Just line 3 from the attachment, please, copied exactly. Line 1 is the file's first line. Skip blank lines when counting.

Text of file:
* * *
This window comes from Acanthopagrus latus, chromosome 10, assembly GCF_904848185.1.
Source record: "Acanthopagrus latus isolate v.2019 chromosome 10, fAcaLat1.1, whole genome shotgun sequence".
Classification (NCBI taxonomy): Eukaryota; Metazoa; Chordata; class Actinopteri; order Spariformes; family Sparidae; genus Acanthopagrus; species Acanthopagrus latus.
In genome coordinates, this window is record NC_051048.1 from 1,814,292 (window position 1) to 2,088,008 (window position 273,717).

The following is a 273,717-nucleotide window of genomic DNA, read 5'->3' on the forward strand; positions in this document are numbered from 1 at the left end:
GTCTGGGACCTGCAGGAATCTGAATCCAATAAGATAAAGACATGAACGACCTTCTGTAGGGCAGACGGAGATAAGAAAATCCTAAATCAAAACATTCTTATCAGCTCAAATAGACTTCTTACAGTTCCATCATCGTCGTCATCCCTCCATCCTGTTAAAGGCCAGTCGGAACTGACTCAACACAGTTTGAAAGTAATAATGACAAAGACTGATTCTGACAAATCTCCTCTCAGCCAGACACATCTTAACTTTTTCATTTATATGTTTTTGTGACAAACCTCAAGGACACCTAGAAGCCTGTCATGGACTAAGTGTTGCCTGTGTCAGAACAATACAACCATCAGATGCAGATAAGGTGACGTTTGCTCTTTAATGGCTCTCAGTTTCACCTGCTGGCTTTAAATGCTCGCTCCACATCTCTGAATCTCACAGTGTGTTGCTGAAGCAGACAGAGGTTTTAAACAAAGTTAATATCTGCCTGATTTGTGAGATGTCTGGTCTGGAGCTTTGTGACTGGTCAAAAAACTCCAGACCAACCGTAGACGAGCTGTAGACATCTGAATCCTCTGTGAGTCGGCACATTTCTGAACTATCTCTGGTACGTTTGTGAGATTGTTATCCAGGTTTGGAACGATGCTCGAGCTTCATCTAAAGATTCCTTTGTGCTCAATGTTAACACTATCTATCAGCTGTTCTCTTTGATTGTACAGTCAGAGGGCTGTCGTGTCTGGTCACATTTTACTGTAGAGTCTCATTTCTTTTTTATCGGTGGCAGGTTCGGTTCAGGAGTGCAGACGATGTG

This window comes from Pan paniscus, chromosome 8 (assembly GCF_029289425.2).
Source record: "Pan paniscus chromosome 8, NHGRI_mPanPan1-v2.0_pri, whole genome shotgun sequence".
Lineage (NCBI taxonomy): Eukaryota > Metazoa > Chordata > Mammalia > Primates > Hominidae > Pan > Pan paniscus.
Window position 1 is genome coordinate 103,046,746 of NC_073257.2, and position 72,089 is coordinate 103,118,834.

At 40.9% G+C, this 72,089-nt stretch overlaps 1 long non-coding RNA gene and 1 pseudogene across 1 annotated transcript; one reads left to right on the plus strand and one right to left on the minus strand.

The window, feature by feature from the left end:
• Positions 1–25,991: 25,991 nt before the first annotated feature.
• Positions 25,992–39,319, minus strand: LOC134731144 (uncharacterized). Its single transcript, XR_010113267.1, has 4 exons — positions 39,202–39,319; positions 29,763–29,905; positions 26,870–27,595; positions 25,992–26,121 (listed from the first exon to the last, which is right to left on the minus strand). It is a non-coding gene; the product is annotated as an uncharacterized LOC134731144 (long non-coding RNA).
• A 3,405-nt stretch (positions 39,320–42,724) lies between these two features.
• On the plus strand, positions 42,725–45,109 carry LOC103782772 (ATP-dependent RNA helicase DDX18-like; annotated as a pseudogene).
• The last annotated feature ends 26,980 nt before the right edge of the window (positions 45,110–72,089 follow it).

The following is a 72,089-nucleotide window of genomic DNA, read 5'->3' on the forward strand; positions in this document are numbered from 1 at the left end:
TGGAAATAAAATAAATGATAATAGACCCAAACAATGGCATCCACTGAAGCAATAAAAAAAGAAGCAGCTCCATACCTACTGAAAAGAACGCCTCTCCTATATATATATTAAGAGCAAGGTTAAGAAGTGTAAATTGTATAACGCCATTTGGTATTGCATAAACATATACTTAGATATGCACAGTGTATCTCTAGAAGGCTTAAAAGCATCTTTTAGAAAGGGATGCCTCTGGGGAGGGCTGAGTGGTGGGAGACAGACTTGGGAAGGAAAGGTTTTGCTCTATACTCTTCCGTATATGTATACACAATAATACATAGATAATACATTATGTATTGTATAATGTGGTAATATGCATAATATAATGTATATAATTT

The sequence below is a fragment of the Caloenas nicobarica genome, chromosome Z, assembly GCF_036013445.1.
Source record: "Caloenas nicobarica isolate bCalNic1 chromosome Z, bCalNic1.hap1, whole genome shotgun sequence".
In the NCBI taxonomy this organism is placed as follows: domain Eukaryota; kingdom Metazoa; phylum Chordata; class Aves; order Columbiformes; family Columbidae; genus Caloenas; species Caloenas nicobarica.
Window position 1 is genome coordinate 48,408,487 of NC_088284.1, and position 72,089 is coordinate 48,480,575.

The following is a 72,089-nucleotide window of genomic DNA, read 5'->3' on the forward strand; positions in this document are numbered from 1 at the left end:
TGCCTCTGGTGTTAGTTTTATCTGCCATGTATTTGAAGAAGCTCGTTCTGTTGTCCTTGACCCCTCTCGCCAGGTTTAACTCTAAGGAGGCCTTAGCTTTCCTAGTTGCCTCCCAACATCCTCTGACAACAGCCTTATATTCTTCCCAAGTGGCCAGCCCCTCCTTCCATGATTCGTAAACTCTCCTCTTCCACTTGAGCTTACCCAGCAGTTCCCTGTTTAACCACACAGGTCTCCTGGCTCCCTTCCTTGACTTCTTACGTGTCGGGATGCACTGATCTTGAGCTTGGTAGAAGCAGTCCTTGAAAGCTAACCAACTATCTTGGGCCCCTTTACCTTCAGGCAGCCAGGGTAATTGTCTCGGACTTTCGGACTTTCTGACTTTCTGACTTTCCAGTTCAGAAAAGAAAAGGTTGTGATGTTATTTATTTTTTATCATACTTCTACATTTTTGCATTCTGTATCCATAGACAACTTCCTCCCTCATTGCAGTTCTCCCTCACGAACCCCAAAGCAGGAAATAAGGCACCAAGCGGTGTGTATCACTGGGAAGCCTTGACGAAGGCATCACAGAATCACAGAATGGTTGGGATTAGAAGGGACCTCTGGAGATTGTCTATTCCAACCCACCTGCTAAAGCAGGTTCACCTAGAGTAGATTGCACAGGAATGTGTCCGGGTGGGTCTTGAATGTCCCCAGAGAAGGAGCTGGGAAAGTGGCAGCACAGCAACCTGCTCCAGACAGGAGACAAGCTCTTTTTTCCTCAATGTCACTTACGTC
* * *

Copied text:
Classification (NCBI taxonomy): Eukaryota; Metazoa; Chordata; class Actinopteri; order Spariformes; family Sparidae; genus Acanthopagrus; species Acanthopagrus latus.